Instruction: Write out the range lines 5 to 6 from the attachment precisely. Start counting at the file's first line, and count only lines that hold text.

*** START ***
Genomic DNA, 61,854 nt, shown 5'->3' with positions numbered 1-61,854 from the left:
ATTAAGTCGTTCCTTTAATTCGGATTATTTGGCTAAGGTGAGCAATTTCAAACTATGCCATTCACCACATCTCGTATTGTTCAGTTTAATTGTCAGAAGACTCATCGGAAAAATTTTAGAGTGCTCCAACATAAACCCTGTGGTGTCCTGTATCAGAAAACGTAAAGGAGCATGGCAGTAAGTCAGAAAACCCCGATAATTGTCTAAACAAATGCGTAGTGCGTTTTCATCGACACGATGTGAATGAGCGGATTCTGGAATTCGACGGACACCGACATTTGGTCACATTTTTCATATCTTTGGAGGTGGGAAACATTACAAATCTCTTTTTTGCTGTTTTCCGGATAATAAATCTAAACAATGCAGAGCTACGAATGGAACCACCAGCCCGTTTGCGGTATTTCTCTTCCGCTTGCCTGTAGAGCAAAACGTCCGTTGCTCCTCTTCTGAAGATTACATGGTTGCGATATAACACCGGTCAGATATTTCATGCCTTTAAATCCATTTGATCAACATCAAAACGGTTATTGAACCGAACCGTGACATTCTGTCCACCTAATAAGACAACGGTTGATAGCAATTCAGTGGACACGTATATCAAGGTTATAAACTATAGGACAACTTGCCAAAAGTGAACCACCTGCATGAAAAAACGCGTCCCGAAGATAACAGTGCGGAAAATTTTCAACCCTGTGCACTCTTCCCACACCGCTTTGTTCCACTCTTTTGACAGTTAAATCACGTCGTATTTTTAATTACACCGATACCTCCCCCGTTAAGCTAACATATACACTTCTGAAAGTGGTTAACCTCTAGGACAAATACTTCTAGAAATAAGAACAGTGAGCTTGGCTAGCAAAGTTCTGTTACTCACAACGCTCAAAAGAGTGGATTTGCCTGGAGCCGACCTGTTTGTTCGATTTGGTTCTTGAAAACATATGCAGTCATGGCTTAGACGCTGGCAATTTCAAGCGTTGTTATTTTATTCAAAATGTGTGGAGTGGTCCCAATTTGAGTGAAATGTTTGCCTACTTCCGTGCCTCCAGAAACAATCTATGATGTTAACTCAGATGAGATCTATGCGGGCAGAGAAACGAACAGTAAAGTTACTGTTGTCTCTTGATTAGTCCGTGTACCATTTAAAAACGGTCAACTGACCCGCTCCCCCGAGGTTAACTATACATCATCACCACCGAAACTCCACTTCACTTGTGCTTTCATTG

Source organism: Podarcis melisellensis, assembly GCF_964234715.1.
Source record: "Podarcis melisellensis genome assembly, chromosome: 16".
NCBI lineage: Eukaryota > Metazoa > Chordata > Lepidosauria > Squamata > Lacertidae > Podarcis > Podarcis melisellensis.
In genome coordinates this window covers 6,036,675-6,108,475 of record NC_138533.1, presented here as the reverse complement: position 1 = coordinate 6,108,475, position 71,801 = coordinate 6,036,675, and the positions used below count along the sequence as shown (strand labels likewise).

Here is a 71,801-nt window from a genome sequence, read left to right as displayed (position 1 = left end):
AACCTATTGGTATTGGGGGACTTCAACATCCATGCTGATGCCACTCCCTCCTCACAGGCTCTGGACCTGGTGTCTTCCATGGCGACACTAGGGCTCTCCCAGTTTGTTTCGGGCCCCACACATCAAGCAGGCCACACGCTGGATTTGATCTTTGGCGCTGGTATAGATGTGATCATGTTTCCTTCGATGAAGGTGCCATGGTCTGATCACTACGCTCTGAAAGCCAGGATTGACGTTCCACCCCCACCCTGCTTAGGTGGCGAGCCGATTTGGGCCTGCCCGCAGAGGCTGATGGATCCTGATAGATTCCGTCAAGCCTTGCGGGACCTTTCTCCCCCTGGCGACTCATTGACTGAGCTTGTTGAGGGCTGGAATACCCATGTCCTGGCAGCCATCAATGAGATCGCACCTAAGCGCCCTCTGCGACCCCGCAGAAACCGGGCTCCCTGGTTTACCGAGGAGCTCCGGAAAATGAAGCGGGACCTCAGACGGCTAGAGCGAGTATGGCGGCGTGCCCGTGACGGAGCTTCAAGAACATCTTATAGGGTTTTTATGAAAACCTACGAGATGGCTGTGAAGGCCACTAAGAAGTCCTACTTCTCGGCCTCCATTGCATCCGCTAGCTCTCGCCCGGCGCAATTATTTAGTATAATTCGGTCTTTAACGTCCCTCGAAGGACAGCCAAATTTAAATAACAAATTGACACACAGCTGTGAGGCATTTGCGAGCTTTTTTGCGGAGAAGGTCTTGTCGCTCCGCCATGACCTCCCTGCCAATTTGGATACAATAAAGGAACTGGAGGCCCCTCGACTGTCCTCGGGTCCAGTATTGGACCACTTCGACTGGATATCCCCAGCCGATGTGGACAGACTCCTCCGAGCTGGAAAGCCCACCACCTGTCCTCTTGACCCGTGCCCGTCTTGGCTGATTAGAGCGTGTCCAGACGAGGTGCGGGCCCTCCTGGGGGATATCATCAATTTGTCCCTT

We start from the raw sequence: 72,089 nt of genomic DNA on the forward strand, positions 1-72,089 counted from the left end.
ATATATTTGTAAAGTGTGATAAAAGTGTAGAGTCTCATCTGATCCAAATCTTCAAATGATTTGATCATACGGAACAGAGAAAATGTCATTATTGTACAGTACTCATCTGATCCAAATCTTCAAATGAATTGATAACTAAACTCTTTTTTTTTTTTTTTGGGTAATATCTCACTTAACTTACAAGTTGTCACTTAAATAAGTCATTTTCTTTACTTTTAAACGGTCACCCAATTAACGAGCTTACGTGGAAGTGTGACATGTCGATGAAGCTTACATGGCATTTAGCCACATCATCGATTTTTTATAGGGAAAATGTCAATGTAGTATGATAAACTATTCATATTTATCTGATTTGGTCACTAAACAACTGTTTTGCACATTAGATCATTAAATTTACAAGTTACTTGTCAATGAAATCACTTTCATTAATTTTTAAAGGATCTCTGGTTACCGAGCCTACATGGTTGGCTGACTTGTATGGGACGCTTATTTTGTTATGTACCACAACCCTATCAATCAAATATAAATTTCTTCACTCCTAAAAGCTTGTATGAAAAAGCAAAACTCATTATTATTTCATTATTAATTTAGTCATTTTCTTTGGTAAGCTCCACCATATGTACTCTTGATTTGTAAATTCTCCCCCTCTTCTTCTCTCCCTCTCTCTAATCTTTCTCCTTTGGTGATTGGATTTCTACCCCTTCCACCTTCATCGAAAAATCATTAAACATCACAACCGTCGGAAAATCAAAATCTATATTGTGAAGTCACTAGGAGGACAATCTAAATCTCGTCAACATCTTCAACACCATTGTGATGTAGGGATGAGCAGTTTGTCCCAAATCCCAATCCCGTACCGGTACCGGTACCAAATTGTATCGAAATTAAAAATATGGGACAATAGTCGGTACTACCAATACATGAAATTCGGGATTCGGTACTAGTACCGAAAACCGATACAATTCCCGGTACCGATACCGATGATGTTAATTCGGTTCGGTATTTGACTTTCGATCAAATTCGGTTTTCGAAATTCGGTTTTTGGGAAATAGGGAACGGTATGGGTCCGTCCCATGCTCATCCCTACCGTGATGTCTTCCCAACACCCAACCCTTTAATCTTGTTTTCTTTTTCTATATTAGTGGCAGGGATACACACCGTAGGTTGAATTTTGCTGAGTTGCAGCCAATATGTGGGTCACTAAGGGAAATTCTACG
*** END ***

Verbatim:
NCBI lineage: Eukaryota > Metazoa > Chordata > Lepidosauria > Squamata > Lacertidae > Podarcis > Podarcis melisellensis.
In genome coordinates this window covers 6,036,675-6,108,475 of record NC_138533.1, presented here as the reverse complement: position 1 = coordinate 6,108,475, position 71,801 = coordinate 6,036,675, and the positions used below count along the sequence as shown (strand labels likewise).